What is blood pressure?
Your blood pressure is a measurement of the pressure/force inside your arteries with each heartbeat. Each time your heart beats, blood is pumped out of the heart into arteries that carry the blood throughout your body.
How is blood pressure measured?
A special cuff is used to measure your blood pressure. The cuff inflates and deflates, and during the process, your pressures are measured. Many times, a stethoscope is also used.
Blood pressure readings
Blood pressure is recorded as two measurements: systolic and diastolic blood pressure. Systolic blood pressure is the top/first number, and diastolic blood pressure is the bottom/second number. The numbers are expressed as millimeter of mercury (mmHg)
Systolic blood pressure
The pressure in the arteries when the heart is beating and the arteries are filled with blood
Diastolic blood pressure
The pressure in the arteries when the heart is resting between beats
What do the numbers mean?
Your blood pressure can be normal, elevated, or you may have Stage 1 or 2 hypertension (high blood pressure).
Normal blood pressure is <120/<80 mmHg
Elevated blood pressure is 120-129/<80 mmHg
Stage 1 hypertension is 130-139 (top number) OR 80-89 (bottom number)
Stage 2 hypertension is 140 or higher (top number) OR 90 or higher (bottom number)
Two or more readings are needed to determine if you have high blood pressure.
GET IMMEDIATE MEDICAL ATTENTION!
IF YOUR TOP NUMBER IS EVER 180 OR HIGHER AND/OR YOUR BOTTOM NUMBER IS EVER 110 OR HIGHER, GET EMERGENCY MEDICAL TREATMENT OR HAVE SOMEONE TAKE YOU TO THE HOSPITAL RIGHT AWAY!
Your blood pressure does not stay the same at all times. When you are exercising or excited, your blood pressure goes up. When you are resting, your blood pressure is lower. Your blood pressure can also change due to age, medications you take, and changes in position.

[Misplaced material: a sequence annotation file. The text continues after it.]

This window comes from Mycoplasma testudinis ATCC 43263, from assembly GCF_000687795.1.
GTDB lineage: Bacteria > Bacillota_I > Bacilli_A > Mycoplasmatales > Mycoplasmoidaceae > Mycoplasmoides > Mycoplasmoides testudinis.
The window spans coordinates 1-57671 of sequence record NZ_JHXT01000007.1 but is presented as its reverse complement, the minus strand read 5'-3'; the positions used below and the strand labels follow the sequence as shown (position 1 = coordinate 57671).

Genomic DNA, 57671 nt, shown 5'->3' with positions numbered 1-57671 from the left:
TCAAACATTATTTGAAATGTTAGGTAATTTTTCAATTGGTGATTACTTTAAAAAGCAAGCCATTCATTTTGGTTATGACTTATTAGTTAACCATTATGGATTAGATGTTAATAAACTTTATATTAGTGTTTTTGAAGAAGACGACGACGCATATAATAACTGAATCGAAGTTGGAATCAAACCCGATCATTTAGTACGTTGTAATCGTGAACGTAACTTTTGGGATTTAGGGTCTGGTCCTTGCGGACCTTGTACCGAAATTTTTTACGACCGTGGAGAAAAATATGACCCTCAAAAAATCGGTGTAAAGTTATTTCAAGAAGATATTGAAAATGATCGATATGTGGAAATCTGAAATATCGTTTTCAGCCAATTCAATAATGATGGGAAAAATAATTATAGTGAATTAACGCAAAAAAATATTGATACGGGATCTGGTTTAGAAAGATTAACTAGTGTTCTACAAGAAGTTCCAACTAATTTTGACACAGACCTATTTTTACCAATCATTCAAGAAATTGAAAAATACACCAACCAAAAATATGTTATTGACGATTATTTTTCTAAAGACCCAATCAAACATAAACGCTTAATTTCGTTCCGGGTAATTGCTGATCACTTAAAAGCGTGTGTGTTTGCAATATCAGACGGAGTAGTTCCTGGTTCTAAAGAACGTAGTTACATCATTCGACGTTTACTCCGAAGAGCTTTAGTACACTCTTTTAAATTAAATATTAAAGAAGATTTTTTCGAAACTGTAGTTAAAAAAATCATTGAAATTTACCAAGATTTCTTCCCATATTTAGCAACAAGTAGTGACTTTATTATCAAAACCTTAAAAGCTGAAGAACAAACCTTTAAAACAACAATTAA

Tips for measuring your blood pressure
- Sit for at least 5 minutes before your blood pressure is measured.
- Do not smoke or drink caffeine 30 minutes before you measure your blood pressure.
- If you are nervous when you go to the doctor, you could have a false high blood pressure reading. This is called “white coat syndrome.” If this happens, your doctor may ask you to: Use a blood pressure monitor to check your blood pressure throughout the day. You can bring a record of your readings to your appointments.
Some people are asked to wear a blood pressure monitor for 24 hours. The monitor is usually set to take blood pressure every 15 to 30 minutes as you go about your normal activities.
What are the symptoms of high blood pressure?
High blood pressure usually has no symptoms. It is often called the “silent killer” because it can damage your heart, kidneys and brain without you even knowing anything is wrong.
Who is at risk of getting high blood pressure?
Your risk of high blood pressure is higher if:
- You have a family history of high blood pressure, cardiovascular disease or diabetes
- You are African American
- You are age 60 or older
- You take oral contraceptives
- You are overweight